The true meaning of corruption has been distorted, leaving research, policy and the public to allow it to continue unchecked. Geoffrey M. Hodgson explains.

Some authors – particularly economists – have adopted a narrow and inadequate definition of corruption that has led to skewed measures of its influence and biased policy recommendations. These definitions of corruption confine the phenomenon to the public sector.

Prominent international organisations adopt an inclusive definition of corruption that applies to the public and private sectors.
Transparency International, the World Bank, and the United Nations Office for Drugs Control and Crime Prevention all address private and public sector corruption.

In contrast, economists frequently define corruption more narrowly as the misuse of public office for personal gain. Electronic searches reveal that the term “corporate corruption” appears much less often than terms like “government corruption” in leading journals of economics.

Corruption in private organisations does make headlines: Enron, WorldCom and the International Olympic Committee… But ultimately we should be interested in the reality of corruption, irrespective of whether an institution is defined as public or private.

In the 1990s, the Soviet bloc countries transformed into market economies. Corruption did not decrease as industries were privatised. In several post-Soviet countries, including Russia, it seems to have increased.

Corruption is contagious and does not respect sectoral boundaries. Corruption involves duplicity and reduces levels of morality and trust. It tempts others to take part and reduces incentives to conform to the rules.

If we adopt a definition that is blind to private sector corruption, then the tempting remedy is to reduce the size of the public sector. Indeed, Chicago economist and Nobel Laureate, Gary Becker, declared in Business Week: “If we abolish the state, we abolish corruption”.

This bias has fuelled privatisation programmes that address public sector corruption but achieve little to undermine rule-breaking in private organisations. Reducing the role of the state and privatising as much as possible provides no guarantee that corporate corruption will then disappear. In some cases, these policy interventions have themselves been corrupt, and levels of malpractice have increased.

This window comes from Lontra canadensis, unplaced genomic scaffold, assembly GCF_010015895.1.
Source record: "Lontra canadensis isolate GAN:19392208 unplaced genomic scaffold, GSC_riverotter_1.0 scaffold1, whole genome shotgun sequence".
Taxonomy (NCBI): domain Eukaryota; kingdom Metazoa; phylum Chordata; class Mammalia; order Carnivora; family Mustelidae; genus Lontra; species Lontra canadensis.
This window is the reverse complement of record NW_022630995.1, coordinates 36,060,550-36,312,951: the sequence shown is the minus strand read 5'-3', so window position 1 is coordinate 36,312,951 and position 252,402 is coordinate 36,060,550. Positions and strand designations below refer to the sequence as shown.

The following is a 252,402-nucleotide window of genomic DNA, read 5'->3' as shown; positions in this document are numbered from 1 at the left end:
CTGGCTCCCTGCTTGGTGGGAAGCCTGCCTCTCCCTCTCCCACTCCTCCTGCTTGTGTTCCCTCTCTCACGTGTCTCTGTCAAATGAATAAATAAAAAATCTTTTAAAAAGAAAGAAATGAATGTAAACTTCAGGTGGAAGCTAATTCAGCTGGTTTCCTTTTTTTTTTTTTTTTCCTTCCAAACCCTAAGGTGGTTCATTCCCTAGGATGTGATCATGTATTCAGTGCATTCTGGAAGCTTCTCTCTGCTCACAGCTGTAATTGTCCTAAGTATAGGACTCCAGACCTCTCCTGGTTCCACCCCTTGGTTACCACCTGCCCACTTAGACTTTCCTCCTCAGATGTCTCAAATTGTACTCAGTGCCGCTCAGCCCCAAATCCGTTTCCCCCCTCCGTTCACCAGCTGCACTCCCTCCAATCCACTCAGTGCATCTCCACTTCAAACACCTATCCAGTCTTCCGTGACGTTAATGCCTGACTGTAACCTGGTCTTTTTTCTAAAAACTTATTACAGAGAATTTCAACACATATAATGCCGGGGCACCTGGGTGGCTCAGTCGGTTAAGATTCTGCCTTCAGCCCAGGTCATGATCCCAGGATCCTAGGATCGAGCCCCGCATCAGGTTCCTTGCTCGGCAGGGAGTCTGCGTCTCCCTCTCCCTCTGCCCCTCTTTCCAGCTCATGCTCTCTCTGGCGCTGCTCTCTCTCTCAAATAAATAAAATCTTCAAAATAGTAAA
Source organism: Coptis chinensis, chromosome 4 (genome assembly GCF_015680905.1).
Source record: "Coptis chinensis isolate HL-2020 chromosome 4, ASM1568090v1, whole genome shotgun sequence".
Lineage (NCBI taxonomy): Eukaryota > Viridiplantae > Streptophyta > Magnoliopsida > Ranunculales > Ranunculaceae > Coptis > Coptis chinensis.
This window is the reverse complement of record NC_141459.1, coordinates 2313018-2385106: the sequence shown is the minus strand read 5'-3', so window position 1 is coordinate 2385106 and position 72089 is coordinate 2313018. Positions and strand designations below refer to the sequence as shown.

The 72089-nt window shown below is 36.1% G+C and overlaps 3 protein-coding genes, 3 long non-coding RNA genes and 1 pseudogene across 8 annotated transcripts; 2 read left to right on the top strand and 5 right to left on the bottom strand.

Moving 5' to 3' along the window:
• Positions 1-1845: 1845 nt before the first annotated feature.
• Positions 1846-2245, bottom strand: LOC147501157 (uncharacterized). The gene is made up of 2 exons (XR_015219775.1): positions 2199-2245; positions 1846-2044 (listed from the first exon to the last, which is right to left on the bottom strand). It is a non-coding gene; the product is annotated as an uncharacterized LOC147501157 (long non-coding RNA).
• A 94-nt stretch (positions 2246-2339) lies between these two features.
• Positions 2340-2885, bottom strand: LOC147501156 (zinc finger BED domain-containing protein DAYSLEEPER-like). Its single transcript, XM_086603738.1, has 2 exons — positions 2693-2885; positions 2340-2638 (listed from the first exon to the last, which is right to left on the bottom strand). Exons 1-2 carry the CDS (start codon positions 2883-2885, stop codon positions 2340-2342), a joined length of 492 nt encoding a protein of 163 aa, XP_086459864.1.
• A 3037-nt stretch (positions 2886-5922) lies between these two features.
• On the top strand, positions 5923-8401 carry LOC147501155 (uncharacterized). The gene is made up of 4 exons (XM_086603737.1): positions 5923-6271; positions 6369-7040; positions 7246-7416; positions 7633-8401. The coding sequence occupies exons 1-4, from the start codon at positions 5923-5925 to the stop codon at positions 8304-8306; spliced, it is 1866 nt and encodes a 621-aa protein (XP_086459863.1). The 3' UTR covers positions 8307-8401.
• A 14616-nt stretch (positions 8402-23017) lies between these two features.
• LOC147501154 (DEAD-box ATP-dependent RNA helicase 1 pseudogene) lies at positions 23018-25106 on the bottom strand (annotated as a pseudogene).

With widespread corruption there are few incentives to behave morally and avoid corrupt deals.

Economists frequently see corruption as a problem where a utility-maximising agent is bribed to disobey the instructions of a principal. This approach has led to policies to monitor behaviour, penalise bribery and offer incentives to obey instructions. But is corruption a principal-agent problem? Individual agents may see corruption as immoral and would prefer it to be reduced, but with widespread corruption there are few incentives to behave morally and avoid corrupt deals. Somehow, the whole system must be shifted to a low-corruption equilibrium, where moral norms are more robust, and it is normal to avoid and decry corruption.

This underlines the importance of changes in the prevailing morality. The dominance of utilitarian and incentive-based approaches has detracted from both the treatment of corruption as an ethical issue, and the perception of a need to strengthen moral forces to deal with it.

To counter corruption our policies should appeal to moral values as well as costs and benefits.

Mainstream economics reduces ethical concerns to the maximisation of utility by individuals. Keeping to social rules demands moral commitments from people in the same way medical professionals work to ethical standards. These moral commitments transcend tallying costs, punishments, benefits and rewards; humans are not calculating machines. To some degree we are all moral agents, concerned with our dignity, identity and self-regard. To counter corruption our policies should appeal to moral values as well as costs and benefits.

The concept of corruption has itself been corrupted by the utilitarian underpinnings of mainstream economics and by ideological prejudices against state activity. The commonplace definition of corruption as the abuse of public office for private gain, itself reflects this conceptual corruption. There is no good reason why organisational corruption should be confined by definition to the public sector. Policies to counter corruption should embrace ethical issues and emphasise matters of moral motivation.

The ideas in this article are discussed further in:
Aldred, Jonathan (2019) Licence to be Bad: How Economics Corrupted Us (London: Allen Lane).
Hodgson, Geoffrey M. (2013) From Pleasure Machines to Moral Communities: An Evolutionary Economics without Homo Economicus (Chicago: University of Chicago Press).
Hodgson, Geoffrey M. (2021) Liberal Solidarity: The Political Economy of Social Democratic Liberalism (Cheltenham UK and Northampton MA: Edward Elgar), forthcoming.
Hodgson, Geoffrey M. and Jiang, Shuxia (2007) ‘The Economics of Corruption and the Corruption of Economics: An Institutionalist Perspective’, Journal of Economic Issues, 41(4), December, pp. 1043-61.

Geoffrey Hodgson

Geoffrey Hodgson is Editor-in-Chief of the Journal of Institutional Economics, published by Cambridge University Press. He has written 16 books, over 140 articles in academic journals, and over 80 articles …

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